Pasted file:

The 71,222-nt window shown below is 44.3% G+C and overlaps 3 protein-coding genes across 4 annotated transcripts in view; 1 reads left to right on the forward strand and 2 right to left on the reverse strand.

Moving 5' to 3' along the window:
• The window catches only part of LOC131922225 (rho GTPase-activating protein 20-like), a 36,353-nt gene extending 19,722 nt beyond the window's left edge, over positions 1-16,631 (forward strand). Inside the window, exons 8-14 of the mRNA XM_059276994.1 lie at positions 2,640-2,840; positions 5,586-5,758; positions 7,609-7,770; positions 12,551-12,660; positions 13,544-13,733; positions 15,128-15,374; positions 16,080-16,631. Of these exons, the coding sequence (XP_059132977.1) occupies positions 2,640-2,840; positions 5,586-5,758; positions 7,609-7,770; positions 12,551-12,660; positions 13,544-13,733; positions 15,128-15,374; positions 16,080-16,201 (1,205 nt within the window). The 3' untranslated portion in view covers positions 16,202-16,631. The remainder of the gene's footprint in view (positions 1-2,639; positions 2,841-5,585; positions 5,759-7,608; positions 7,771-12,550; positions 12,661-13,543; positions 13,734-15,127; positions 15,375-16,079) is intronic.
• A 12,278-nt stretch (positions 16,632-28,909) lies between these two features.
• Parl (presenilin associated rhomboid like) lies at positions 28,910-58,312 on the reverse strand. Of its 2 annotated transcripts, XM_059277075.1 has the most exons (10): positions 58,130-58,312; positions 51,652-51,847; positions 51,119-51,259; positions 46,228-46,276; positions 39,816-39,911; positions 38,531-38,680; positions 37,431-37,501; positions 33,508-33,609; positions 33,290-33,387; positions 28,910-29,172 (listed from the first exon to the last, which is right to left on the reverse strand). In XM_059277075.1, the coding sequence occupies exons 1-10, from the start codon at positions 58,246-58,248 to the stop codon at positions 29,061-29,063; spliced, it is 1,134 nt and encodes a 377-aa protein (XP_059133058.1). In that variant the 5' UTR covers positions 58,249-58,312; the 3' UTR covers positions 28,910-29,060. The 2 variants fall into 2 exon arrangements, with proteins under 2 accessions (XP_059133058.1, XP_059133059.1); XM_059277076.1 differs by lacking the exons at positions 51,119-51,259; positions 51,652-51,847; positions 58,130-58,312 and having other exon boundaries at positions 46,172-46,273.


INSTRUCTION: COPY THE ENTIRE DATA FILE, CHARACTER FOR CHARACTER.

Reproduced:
The 71,222-nt window shown below is 44.3% G+C and overlaps 3 protein-coding genes across 4 annotated transcripts in view; 1 reads left to right on the forward strand and 2 right to left on the reverse strand.

Moving 5' to 3' along the window:
• The window catches only part of LOC131922225 (rho GTPase-activating protein 20-like), a 36,353-nt gene extending 19,722 nt beyond the window's left edge, over positions 1-16,631 (forward strand). Inside the window, exons 8-14 of the mRNA XM_059276994.1 lie at positions 2,640-2,840; positions 5,586-5,758; positions 7,609-7,770; positions 12,551-12,660; positions 13,544-13,733; positions 15,128-15,374; positions 16,080-16,631. Of these exons, the coding sequence (XP_059132977.1) occupies positions 2,640-2,840; positions 5,586-5,758; positions 7,609-7,770; positions 12,551-12,660; positions 13,544-13,733; positions 15,128-15,374; positions 16,080-16,201 (1,205 nt within the window). The 3' untranslated portion in view covers positions 16,202-16,631. The remainder of the gene's footprint in view (positions 1-2,639; positions 2,841-5,585; positions 5,759-7,608; positions 7,771-12,550; positions 12,661-13,543; positions 13,734-15,127; positions 15,375-16,079) is intronic.
• A 12,278-nt stretch (positions 16,632-28,909) lies between these two features.
• Parl (presenilin associated rhomboid like) lies at positions 28,910-58,312 on the reverse strand. Of its 2 annotated transcripts, XM_059277075.1 has the most exons (10): positions 58,130-58,312; positions 51,652-51,847; positions 51,119-51,259; positions 46,228-46,276; positions 39,816-39,911; positions 38,531-38,680; positions 37,431-37,501; positions 33,508-33,609; positions 33,290-33,387; positions 28,910-29,172 (listed from the first exon to the last, which is right to left on the reverse strand). In XM_059277075.1, the coding sequence occupies exons 1-10, from the start codon at positions 58,246-58,248 to the stop codon at positions 29,061-29,063; spliced, it is 1,134 nt and encodes a 377-aa protein (XP_059133058.1). In that variant the 5' UTR covers positions 58,249-58,312; the 3' UTR covers positions 28,910-29,060. The 2 variants fall into 2 exon arrangements, with proteins under 2 accessions (XP_059133058.1, XP_059133059.1); XM_059277076.1 differs by lacking the exons at positions 51,119-51,259; positions 51,652-51,847; positions 58,130-58,312 and having other exon boundaries at positions 46,172-46,273.